Hotel and Travel Guide


Athens Attractions and Sightseeing - There are an extraordinary number of historic tourist sights in Athens and many are known right over the world. Some of the top attractions include the Agora - a ruined Roman building built around 1,500 years ago to honour and worship the Greek God Zeus, Hadrian's Arch - another ancient monument, originally the city gate and there is also the amazing Dionysos Theatre - the world's oldest theatre.

Travel Guide

Walking around the small streets of Plaka and the district of Psiri, you’ll be able to find a lot of modern shops, restaurants, tavernas and bars but there is a lovely atmosphere in the district. There are numerous magnificent churches around Athens Greece and you must take a second look at some of these. Syntagma square is where most of the buses go from and from and there you can see the Greek Parliament and watch the Greek guards wearing traditional Greek costume. If you want to go out of the city you can stroll in the National Gardens.

There are so many Attractions and places to see in Athens that there is to be something for everyone. Whether you are looking for thrills and excitement, history and exhibitions, or parks and gardens, you won’t have to look far. Here we describe but a few but there are thousands more in this historical city.

Attica Zoological Park
Yalou, Spata 190 04, Greece
Telephone +30 210 663 4724
Hours: Summer 9 am to 7:30pm. Winter 10 am to 5 pm.
Attica Zoological Park is home to over two hundred and seventy different species of birds and is the third largest bird park in the world. It also keeps kangaroos, llamas, reptiles and many, many other small animals especially farm animals to charm younger visitors. In the last few years and African Plains section has been added to provide the most up to date accommodation for the big African beasts such as lions, giraffes, zebras and so on.

The Acropolis
Telephone +30 210 321 4172

Hours open: every day of the week 8 am to 7:30 pm.
The Acropolis is the most significant historical site in Athens and it has been inhabited since the Neolithic period. From 650 BC, the area was a place of worship to the great patron goddess Athena and during the Classical period, three further important temples were built in the surrounding area - the Parthenon, Erechtheion, and Temple of Nike. The Acropolis Museum enables you to see many of the excavated treasures from the site and to learn more of the background and history of these great monuments.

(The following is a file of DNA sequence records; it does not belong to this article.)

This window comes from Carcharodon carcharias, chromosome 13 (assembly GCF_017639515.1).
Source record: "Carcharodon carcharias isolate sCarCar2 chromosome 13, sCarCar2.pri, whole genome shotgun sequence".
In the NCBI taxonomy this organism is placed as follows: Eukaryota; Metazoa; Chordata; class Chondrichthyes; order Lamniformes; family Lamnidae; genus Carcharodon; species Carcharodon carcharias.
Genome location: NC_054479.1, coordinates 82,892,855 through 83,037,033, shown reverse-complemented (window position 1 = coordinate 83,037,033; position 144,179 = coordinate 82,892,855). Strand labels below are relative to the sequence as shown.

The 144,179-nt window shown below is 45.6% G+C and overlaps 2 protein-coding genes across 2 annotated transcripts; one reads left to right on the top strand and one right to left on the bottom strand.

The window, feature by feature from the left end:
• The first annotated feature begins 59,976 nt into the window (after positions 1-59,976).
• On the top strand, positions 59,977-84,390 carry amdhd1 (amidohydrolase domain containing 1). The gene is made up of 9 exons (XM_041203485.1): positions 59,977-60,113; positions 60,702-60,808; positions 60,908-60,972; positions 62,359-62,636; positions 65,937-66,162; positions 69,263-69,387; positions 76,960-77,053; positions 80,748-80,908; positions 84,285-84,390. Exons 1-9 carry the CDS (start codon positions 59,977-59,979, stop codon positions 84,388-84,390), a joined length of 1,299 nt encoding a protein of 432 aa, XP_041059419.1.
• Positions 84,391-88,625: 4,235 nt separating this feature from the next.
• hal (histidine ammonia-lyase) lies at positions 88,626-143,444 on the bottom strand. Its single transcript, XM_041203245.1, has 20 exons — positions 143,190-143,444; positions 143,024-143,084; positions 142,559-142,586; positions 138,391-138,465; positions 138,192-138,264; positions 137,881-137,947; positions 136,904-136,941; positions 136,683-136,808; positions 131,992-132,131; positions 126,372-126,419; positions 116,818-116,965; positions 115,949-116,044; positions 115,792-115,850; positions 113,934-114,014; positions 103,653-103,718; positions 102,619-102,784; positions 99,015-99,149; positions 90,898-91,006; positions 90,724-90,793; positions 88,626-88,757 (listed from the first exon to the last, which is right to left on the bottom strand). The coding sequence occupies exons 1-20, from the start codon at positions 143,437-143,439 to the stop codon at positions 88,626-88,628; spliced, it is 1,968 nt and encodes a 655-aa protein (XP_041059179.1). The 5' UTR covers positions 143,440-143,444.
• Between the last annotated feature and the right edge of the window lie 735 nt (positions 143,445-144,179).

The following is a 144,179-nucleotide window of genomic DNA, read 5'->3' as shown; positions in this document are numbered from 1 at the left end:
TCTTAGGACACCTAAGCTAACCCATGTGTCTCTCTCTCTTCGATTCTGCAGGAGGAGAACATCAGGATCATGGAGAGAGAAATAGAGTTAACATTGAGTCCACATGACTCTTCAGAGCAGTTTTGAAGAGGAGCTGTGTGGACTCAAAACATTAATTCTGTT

The Agora
Telephone +30 210 321 0185
Hours: All days 8 am to 7:30 pm.
In ancient times, the Agora was the centre of the settlement that came to be known as Athens. It was a temple with shops and residences. Eventually destroyed, it lay there for many centuries but in the 19th Century, the archelogical wonders were revealed and this restoration continued until the middle of the 20th Century and now you can see many wondrous relics of Ancient Greece. You can see parts of the Temple of Hephaistos, the Eleutheriosm, Temples to Zeus and Apollo and many other sights.

Daphni Monastery
Athinon Avenue, Daphni, 10 km outside Athens
Telephone +30 210 581 1558
Hours: Each day of the week 8 am to 7:30 pm.
If you fancy a trip outside the centre of Athens, this is a great trip. The Monastery was built in the 5th Century, rebuilt in the 11th Century and the church interior is famous for its Byzantine mosaics.

The Plaka
The Plaka is one of the oldest parts of modern Athens. It is a labyrinth of narrow streets and alleyways. The Plaka's central square is full of cafés, restaurants, bars and nightclubs. It’s the best area in Athens to shop for souvenirs and traditional Greek jewellery and a great area to wonder around.

Lykavittos Hill
Lykavittos Hill is the highest point in Athens. From the top you have a superb view over the whole city. The hill takes about an hour to climb. You can enjoy a cool drink on the hilltop café once you’ve made the climb, or the less energetic can hire a taxi all the way to the top.

Monastiraki Flea Market
Monastiraki Flea Market on Sundays is a centuries old market. The sheer variety of goods on offer is astonishing. You need to arrive early to avoid the worst of the crowds. All Athens seems to descend on the market on Sundays but most of the tiny shops are open during the week as well and while it is less crowded and bustling, it does lack some of the atmosphere of Sundays. When you visit, if you have the energy, make sure you get in towards the centre of this amazing market (rather than staying on the outskirts).

Olympic Stadium
If you want to look at the amazing 72,000 seater Stadium that formed the centre piece of the Olympic Games of 2004, take a A7 bus or a 550 bus from the center of Athens; or get on the Metro Line 1, to the Irini stop. Check with your hotel or a tourist office for football matches and other events at the Stadium.